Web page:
Part of the book’s rigorous, analytical demystification of accounts of these economic realities as somehow “natural” effects and relations is to insist upon the structural and systemic inequalities inbuilt in capitalism and upon which its accumulation of capital is founded. In an ironical yet sincere retort to monetarist accounts of market freedoms and liberalisation, Professor Curcio’s book ponders why salaries are never subject to hyperinflation or to wild liberalisation, to uncontrolled rises that soar and accrue value while the cost of living is reduced, why is it that wages are held in check and then decimated while prices and the costs of services soar? Of course the answer, as Professor Curcio already knows, is that capitalism requires of the worker that the product of their labour is appropriated by the bourgeoisie and that the accumulation of capital is constituted by the capitalist ruling class not fully repaying the value of our labour and efforts. But part of her point is to call out reformism – the supposed progressive or liberal version of capitalism – by stressing that its best-case scenario is that capitalism will deliver what is minimally necessary for the working class to survive and to reproduce itself as a class. The ethical, inhuman aporia in capitalism’s core mechanisms is that the work which produces everything is remunerated with nothing, while the inflationary speculation that produces nothing is rewarded with everything. That glaring disparity is especially laid bare in this era of financial capitalism, of a globalised imperialist system.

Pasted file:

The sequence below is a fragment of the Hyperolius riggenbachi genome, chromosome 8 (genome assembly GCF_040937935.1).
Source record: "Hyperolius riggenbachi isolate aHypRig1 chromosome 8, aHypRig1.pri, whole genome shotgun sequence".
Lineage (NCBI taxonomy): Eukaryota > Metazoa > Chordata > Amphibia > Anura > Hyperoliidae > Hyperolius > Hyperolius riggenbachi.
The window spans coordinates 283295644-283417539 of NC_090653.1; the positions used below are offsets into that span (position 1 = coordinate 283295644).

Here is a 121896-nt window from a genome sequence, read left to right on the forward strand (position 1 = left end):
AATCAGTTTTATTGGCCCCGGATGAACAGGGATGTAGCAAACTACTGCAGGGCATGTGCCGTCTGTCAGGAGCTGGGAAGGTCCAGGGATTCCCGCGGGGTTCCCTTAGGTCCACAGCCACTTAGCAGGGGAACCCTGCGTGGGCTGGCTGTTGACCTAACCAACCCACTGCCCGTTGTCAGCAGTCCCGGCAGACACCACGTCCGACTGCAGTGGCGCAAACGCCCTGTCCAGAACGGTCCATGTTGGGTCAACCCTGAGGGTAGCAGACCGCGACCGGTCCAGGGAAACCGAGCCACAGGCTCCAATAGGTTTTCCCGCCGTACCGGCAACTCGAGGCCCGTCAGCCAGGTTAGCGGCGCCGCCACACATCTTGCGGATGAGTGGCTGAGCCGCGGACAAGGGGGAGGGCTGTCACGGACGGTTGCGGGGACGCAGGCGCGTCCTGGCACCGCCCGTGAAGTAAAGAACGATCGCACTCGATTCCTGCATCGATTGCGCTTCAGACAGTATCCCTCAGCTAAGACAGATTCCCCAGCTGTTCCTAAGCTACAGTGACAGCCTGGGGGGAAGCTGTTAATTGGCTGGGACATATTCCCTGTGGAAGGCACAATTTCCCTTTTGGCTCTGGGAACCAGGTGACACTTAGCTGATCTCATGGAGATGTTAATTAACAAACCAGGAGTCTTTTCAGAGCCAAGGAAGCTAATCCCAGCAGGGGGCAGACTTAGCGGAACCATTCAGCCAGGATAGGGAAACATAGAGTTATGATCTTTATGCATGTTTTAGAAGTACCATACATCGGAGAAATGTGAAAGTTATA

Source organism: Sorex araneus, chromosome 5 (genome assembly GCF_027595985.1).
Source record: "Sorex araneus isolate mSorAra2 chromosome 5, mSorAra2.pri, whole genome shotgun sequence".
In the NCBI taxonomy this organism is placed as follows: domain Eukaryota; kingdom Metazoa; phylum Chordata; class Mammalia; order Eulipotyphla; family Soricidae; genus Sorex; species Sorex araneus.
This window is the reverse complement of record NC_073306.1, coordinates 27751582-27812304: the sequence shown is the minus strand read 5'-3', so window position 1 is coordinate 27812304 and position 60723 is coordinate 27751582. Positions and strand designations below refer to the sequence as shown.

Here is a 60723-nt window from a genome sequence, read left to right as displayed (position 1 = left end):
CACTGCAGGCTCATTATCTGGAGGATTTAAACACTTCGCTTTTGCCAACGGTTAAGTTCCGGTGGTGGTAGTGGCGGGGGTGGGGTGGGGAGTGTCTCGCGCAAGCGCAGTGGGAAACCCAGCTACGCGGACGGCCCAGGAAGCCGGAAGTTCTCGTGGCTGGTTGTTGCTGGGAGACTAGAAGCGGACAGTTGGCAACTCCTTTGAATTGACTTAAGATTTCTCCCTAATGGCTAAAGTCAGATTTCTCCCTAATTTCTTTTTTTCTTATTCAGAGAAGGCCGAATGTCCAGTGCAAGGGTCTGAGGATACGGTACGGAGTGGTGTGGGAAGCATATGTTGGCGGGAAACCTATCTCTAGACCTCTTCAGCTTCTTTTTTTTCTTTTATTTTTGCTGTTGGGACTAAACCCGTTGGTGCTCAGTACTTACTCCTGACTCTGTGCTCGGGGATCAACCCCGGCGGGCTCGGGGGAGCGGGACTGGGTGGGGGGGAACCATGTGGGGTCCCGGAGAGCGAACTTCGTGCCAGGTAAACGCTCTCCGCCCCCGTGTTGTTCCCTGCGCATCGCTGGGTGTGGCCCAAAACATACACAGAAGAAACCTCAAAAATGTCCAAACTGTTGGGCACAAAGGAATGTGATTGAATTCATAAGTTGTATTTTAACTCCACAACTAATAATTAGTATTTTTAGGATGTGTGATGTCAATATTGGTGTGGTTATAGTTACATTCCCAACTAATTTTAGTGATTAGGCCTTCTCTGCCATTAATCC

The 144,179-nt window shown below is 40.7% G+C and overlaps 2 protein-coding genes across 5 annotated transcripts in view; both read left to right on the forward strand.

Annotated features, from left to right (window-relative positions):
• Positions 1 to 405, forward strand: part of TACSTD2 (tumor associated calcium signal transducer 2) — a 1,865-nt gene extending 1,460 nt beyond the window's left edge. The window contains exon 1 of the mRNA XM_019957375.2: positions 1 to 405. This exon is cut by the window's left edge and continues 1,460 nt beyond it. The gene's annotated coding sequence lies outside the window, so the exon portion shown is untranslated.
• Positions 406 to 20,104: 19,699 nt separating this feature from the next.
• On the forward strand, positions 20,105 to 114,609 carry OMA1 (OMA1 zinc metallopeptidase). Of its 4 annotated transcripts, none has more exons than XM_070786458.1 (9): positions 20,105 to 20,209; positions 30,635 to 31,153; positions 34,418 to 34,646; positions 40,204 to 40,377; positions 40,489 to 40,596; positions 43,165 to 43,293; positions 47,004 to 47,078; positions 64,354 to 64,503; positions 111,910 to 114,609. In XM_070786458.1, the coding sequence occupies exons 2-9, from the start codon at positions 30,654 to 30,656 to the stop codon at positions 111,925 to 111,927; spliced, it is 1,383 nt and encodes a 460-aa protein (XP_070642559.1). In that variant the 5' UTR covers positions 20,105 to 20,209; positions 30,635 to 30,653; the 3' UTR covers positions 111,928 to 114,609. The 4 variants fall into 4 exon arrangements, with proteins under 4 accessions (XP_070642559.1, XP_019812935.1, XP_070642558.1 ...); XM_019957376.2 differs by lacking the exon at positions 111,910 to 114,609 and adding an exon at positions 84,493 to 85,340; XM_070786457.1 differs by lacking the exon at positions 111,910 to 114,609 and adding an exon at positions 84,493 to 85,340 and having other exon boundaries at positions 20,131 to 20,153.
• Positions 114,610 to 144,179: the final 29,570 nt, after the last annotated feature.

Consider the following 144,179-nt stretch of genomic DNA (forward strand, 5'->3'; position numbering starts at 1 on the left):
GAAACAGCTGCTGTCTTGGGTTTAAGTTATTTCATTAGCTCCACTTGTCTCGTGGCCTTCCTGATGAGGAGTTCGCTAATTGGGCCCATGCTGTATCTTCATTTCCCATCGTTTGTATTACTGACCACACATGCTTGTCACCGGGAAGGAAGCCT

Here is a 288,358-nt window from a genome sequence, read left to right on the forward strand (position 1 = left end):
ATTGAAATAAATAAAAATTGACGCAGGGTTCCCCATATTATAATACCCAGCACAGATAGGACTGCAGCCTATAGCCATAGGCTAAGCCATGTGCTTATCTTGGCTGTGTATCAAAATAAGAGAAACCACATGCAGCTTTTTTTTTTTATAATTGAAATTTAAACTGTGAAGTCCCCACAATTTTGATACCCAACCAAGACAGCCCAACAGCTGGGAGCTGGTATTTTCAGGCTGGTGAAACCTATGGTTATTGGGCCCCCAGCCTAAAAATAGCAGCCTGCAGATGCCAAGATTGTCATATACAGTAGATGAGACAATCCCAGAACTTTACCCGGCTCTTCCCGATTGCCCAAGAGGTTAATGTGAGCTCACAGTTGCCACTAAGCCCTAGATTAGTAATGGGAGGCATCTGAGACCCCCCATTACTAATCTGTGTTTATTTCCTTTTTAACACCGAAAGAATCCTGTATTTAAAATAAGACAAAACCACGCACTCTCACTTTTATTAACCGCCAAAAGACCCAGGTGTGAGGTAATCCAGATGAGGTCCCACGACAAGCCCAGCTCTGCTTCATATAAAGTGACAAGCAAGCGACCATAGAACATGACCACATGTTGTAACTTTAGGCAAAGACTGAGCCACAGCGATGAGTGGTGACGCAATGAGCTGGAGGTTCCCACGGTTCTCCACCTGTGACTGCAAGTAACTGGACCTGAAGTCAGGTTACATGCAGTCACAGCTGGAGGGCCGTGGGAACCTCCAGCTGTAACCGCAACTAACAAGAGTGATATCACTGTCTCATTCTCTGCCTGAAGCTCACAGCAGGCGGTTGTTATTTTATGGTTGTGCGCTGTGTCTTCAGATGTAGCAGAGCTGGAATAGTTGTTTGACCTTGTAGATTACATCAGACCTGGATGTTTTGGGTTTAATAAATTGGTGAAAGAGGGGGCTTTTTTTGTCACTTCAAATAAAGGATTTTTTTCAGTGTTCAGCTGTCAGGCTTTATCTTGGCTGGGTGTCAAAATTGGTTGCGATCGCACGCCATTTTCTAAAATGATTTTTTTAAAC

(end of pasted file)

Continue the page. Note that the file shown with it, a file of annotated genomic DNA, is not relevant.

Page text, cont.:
Professor Curcio’s work is a brilliant demystification of imperialist, financial capitalism, which can appear as an impenetrable wall of abstraction for both its proponents or those reified into passive resignation, and she insists that in Venezuela and across the planet, the means by which to defeat capitalism and imperialism begins with labour reclaiming the value that it has in the productive process as part of a reactivation of the organised forces of the workers.